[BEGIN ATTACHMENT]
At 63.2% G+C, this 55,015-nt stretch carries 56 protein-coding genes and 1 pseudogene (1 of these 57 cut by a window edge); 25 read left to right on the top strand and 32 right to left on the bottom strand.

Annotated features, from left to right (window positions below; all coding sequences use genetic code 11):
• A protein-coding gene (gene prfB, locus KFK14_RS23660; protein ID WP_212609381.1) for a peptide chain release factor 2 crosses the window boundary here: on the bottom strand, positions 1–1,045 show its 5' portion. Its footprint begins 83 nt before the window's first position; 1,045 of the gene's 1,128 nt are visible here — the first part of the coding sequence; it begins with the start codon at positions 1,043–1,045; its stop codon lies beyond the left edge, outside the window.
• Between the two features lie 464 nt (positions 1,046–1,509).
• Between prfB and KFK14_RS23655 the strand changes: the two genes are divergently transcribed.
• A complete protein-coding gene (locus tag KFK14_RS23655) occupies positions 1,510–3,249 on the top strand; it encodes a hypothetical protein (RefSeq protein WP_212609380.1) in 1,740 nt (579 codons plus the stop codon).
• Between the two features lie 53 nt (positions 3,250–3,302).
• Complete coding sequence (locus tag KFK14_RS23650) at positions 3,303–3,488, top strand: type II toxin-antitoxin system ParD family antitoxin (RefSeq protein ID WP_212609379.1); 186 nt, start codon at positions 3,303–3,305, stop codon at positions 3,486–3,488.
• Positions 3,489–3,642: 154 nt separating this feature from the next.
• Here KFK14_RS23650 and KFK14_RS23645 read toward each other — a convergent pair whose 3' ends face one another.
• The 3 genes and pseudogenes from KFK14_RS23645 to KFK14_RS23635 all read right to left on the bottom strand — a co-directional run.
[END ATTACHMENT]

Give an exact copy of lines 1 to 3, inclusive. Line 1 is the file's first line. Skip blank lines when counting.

At 63.2% G+C, this 55,015-nt stretch carries 56 protein-coding genes and 1 pseudogene (1 of these 57 cut by a window edge); 25 read left to right on the top strand and 32 right to left on the bottom strand.

Annotated features, from left to right (window positions below; all coding sequences use genetic code 11):
• A protein-coding gene (gene prfB, locus KFK14_RS23660; protein ID WP_212609381.1) for a peptide chain release factor 2 crosses the window boundary here: on the bottom strand, positions 1–1,045 show its 5' portion. Its footprint begins 83 nt before the window's first position; 1,045 of the gene's 1,128 nt are visible here — the first part of the coding sequence; it begins with the start codon at positions 1,043–1,045; its stop codon lies beyond the left edge, outside the window.